Is Capitalism the New Socialism in Hollywood?

Leave it to a self-indulgent Hollywood actor, in this case Terrence Howard, to remind us how liberals think and how socialism should work -- to their benefit.

Howard, who has been mentioned to play the role of Obama in an upcoming biopic, was not cast in Iron Man 2 , the studio execs choosing Don Cheadle instead.  The reason:  Money -- with a twist.

You may find it surprising, but Howard was the highest paid actor in the first Iron Man, earning more than Gwyneth Paltrow, Robert Downey, Jr, and Jeff Bridges, according to Entertainment Weekly.   So what is Howard’s complaint?
They produced a great bounty with the first one, but they put it all in the storehouse and you were not allowed in, he says.
Howard believes he deserved a bigger piece of the $318M that the film earned, and the future bounty that he figured was a given with the inevitable sequel.
 
Forget that Howard enjoyed a hefty seven-figure payday in the first film, and the opportunity to be a part of the sequel.  He had no stake in the film, except as an actor.  No skin in the game, as it was.  He got paid whether the film went boom or bust.  

Yet as one can glean from his comments, Howard “wanted in” on a piece of the profit, and better yet, a guaranteed role in the sequel.  Oh, and there was that pesky point of a percentage of the profit.  Is there any doubt that Howard is part of the “Me-Generation” liberal mentality, where he wins -- no matter what?

In the sequel, it reported that only Downey got a raise.  This revelation evoked the ire of Howard, and he had this to say to US Magazine:

They did it with everyone but Robert Downey [Jr], fumes Howard. One of the things that actors need to do is always stick together: one for all, and all for one.

From this statement by Howard you would surmise that he stood up for all the other actors during his negotiation in the first Iron Man film.  After all, Howard was the highest paid.  Yet something tells me that Howard’s agent didn’t call the agents of the other actors, and reveal the terms of his contract, and chant the cheer of the Three Musketeers, as he expected Downey to do.

Considering that Howard left his team out in the cold in negotiations for the first Iron Man (and Robert Downey, Jr. apparently did the same in the second), perhaps capitalism is the new socialism in Hollywood.

Leave it to a self-indulgent Hollywood actor, in this case Terrence Howard, to remind us how liberals think and how socialism should work -- to their benefit.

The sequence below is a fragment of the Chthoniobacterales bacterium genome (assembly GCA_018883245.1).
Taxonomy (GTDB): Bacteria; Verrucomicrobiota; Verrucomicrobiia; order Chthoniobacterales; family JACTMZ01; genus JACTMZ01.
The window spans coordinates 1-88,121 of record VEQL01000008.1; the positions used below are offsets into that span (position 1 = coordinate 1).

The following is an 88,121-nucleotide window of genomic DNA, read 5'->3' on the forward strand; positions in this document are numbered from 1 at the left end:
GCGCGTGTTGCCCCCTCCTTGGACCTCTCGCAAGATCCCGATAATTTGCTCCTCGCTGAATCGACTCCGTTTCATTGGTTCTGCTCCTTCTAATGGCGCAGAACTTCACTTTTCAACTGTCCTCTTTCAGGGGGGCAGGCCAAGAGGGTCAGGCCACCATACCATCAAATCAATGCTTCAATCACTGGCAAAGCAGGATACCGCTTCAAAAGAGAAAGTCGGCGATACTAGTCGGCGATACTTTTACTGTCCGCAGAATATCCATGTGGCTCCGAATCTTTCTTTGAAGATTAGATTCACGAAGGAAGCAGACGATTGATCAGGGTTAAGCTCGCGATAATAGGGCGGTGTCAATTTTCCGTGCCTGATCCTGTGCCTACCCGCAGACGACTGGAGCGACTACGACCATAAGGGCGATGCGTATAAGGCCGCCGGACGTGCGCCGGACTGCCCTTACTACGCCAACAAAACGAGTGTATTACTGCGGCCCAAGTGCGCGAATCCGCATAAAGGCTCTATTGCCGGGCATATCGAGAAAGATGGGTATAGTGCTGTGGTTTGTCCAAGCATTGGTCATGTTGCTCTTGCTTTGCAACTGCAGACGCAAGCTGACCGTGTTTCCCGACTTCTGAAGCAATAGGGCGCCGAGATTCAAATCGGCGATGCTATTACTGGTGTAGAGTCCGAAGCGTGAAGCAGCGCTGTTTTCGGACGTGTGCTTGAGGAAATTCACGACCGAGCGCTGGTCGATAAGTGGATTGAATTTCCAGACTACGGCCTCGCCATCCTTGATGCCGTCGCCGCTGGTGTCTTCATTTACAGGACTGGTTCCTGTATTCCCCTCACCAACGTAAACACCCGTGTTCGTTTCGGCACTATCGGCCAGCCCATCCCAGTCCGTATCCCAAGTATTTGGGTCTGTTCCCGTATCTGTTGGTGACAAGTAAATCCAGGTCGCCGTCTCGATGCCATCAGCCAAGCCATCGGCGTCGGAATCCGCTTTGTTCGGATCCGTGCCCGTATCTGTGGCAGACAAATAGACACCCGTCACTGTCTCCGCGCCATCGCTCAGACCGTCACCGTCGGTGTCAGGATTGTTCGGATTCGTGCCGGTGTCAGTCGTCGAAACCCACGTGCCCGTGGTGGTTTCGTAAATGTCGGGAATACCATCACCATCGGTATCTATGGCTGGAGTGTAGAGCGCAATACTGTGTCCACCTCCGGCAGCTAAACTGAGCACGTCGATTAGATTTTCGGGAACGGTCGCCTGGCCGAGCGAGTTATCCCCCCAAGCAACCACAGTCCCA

Howard, who has been mentioned to play the role of Obama in an upcoming biopic, was not cast in Iron Man 2 , the studio execs choosing Don Cheadle instead.  The reason:  Money -- with a twist.

You may find it surprising, but Howard was the highest paid actor in the first Iron Man, earning more than Gwyneth Paltrow, Robert Downey, Jr, and Jeff Bridges, according to Entertainment Weekly.   So what is Howard’s complaint?
They produced a great bounty with the first one, but they put it all in the storehouse and you were not allowed in, he says.
Howard believes he deserved a bigger piece of the $318M that the film earned, and the future bounty that he figured was a given with the inevitable sequel.
 
Forget that Howard enjoyed a hefty seven-figure payday in the first film, and the opportunity to be a part of the sequel.  He had no stake in the film, except as an actor.  No skin in the game, as it was.  He got paid whether the film went boom or bust.  

Yet as one can glean from his comments, Howard “wanted in” on a piece of the profit, and better yet, a guaranteed role in the sequel.  Oh, and there was that pesky point of a percentage of the profit.  Is there any doubt that Howard is part of the “Me-Generation” liberal mentality, where he wins -- no matter what?

In the sequel, it reported that only Downey got a raise.  This revelation evoked the ire of Howard, and he had this to say to US Magazine:

They did it with everyone but Robert Downey [Jr], fumes Howard. One of the things that actors need to do is always stick together: one for all, and all for one.

From this statement by Howard you would surmise that he stood up for all the other actors during his negotiation in the first Iron Man film.  After all, Howard was the highest paid.  Yet something tells me that Howard’s agent didn’t call the agents of the other actors, and reveal the terms of his contract, and chant the cheer of the Three Musketeers, as he expected Downey to do.

Considering that Howard left his team out in the cold in negotiations for the first Iron Man (and Robert Downey, Jr. apparently did the same in the second), perhaps capitalism is the new socialism in Hollywood.